By Sami Zaptia.
London, 10 January 2019:
Libya’s Ministry of Interior (MoI) aligned to the Tripoli-based and Faiez Serraj-led Presidency Council and Government of National Accord has warned against the corrosive effect of rumours (fake news) on society.
It warned against the danger of spreading rumours on society adding that “Rumours are a serious phenomenon that is used to strike at the cohesion of societies”.
It said that “the sources of rumour differ from individuals to the print, audio and visual media. With the spread of social media and its dominance in society, the owners of suspicious agendas who manage these sites have been able to spread their poison and rumours that have negatively impacted the simple citizen and fuelled public opinion, thereby benefiting their interests and agendas.”
“To counter rumours and their devastating effects on society”, the MoI’s Sunday statement continued, “we must intensify our efforts by taking simple steps, including not contributing to the redissemination of these lies, and taking news only from reliable and well-known sources”.
Th MoI did not define or identify what it considered “well-known sources”. It also did not deal with the fact that people holding opposing political views may have different perspectives on what is good or bad or what is right or wrong.
A good example is the Libya Dawn versus Karama or tge so-called Islamists versus liberal movements.
“The Ministry of Interior has more than once confirmed the seriousness of spreading rumours within the community and that this does not serve the conditions that our country is experiencing”.
The MoI added that it “has alerted through more than one local and foreign media patform as well as social networking pages, which have been observed through monitoring the publication of many wrong news before confirming its authenticity.”
However, while the MoI rightly pointed out the shortfalls of poor quality regular and social media operating in the post-Qaddafi era Libya, it failed to give a balanced reflection of the reality in Libya.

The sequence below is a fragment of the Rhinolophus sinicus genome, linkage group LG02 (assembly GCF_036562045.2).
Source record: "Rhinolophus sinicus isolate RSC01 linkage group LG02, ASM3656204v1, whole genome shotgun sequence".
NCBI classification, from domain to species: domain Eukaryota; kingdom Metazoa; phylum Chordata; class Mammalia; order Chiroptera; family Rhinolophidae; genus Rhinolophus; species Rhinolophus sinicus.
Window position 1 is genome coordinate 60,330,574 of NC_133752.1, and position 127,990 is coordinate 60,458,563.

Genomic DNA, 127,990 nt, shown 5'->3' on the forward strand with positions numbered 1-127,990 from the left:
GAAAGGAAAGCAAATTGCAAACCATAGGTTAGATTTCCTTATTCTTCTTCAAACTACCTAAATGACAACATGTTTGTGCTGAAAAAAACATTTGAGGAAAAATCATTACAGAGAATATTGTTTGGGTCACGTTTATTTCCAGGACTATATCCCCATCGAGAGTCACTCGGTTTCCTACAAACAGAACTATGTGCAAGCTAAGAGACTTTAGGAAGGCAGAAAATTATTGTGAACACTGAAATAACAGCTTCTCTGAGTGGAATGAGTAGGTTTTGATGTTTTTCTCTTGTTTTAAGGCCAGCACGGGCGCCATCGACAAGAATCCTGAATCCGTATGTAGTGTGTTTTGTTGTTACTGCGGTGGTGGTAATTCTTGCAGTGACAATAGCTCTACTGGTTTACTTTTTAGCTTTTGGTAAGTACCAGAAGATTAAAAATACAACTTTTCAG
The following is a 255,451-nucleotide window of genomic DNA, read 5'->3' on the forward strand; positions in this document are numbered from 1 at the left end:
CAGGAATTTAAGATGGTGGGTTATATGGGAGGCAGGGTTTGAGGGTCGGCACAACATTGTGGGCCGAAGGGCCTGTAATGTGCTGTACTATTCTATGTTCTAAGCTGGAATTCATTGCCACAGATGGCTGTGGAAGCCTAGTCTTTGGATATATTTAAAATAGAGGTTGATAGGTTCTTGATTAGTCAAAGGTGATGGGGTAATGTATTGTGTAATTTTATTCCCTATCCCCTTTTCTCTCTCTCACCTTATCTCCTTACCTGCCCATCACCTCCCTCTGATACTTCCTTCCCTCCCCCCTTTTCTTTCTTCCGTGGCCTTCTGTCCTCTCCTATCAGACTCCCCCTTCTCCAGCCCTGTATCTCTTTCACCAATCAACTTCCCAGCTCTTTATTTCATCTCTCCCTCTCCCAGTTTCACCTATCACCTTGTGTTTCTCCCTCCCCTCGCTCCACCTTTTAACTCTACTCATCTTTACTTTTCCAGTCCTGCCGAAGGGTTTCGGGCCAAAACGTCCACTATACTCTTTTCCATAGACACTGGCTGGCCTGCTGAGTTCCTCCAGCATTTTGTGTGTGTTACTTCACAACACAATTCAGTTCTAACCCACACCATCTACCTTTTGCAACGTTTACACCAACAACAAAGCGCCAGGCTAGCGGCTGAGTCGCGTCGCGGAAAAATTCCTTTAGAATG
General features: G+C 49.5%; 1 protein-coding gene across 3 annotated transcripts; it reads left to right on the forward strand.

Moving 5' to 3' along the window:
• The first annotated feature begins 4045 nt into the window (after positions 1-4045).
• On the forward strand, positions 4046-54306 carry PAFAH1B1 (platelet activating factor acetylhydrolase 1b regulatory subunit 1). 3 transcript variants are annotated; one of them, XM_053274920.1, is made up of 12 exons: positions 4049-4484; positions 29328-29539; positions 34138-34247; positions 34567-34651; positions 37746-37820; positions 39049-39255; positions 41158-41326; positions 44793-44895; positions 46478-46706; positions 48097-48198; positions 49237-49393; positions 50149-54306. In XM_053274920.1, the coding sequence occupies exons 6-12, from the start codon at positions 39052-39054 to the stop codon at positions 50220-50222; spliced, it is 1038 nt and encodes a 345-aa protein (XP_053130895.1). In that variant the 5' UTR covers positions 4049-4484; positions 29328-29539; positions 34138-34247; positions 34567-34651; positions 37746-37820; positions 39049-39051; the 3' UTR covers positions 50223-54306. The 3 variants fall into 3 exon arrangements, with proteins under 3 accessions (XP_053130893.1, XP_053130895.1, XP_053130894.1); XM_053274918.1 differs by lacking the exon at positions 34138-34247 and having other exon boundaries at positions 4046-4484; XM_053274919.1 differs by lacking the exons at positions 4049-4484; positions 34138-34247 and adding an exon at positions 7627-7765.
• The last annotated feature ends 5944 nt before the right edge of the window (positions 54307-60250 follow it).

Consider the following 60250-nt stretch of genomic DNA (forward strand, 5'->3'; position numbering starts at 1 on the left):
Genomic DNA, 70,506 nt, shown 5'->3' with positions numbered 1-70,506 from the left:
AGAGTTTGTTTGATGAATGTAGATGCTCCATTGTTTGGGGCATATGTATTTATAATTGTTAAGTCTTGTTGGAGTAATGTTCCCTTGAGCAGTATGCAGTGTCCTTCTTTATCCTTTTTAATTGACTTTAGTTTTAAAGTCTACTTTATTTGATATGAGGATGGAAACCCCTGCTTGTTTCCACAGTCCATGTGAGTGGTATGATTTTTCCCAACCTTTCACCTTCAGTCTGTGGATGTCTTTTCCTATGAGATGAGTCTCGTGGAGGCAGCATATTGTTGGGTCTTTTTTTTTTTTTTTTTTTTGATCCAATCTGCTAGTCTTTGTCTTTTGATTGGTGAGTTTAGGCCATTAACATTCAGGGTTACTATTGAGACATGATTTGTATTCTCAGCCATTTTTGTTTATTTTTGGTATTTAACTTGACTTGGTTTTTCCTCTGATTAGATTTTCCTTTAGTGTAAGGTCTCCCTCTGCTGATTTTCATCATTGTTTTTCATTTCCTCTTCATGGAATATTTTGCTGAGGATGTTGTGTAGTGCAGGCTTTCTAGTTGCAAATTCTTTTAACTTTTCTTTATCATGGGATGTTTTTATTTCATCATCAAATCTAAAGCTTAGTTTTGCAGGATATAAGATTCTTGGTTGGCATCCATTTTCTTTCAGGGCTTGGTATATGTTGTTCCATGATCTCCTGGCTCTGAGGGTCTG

It and the Serraj government have also failed to provide solutions to mitigate the causes and effects of negative social media – beyond complaining about and hiding behind them.
There is no doubt that social media as a tool, has played a major part in exploiting the political, legitimacy and security vacuum in Libya.
The MoI failed to reflect honestly the contributing role of the Serraj government and all the official state entities under its authority. This also includes the House of Representatives (HoR) and the internationally unrecognized government in the east.
On the highest level, the failure by Libya’s political elite to agree on or present to the general Libyan public a new unified post-Qaddafi social contract and a unified, legitimate political structure, has been the major cause of the vacuum exploited by those pursuing a negative Libyan media agenda.
On another level, in western Libya, the media performance and output by the media departments of the Serraj ministries has been poor.
Indeed, the poor performance starts with the head of the Presidency Council and Government of National Accord head Faiez Serraj who limits his live press appearances, preferring to use prerecorded messages and using his personal spokesperson Mohamed El-Sallak instead.
Serraj, avoiding frequent live press conferences and live media appearances sends the wrong signal to media and the general Libyan public at large.
It smacks of fear and a lack of confidence, giving the impression that he has something to hide. This feeds into the conspiracy theory social media rumour mill.
Moreover, the various government media departments are unable or not prepared to respond instantly to media enquiries.
They are still in the traditional mode of standard press and video clip releases. They are often very much responsive rather than proactive to the news cycle and rather than positioning themselves ahead of the modern 24-hour news and fake news/rumour curve, they are often fire-fighting and playing catch up.
While paying lip service to transparancy, accountability, liberty and democracy, the experience of this writer and this publication is that the Serraj administration is sadly still in a semi-Qaddafi era media mode.
Many an occasion had the Libya Herald contacted the Serraj administration for confirmation, clarification and further analysis without success.
Hence the Serraj government must practice what it preaches by becoming more open and responsive to the media and adopt a freedom of information stance with regards to information.
It must upgrade the capabilities of all government media departments in line with the modern 24-hour regular and social media cycle.
Only by filling the news and information vacuum will the Libyan authorities have some success in reducing fake news and improving social cohesion. A social cohesion that is needed for a unified social contract and constitution.
A constitution that is also needed to enable Libya to exit its current weak transitional stage.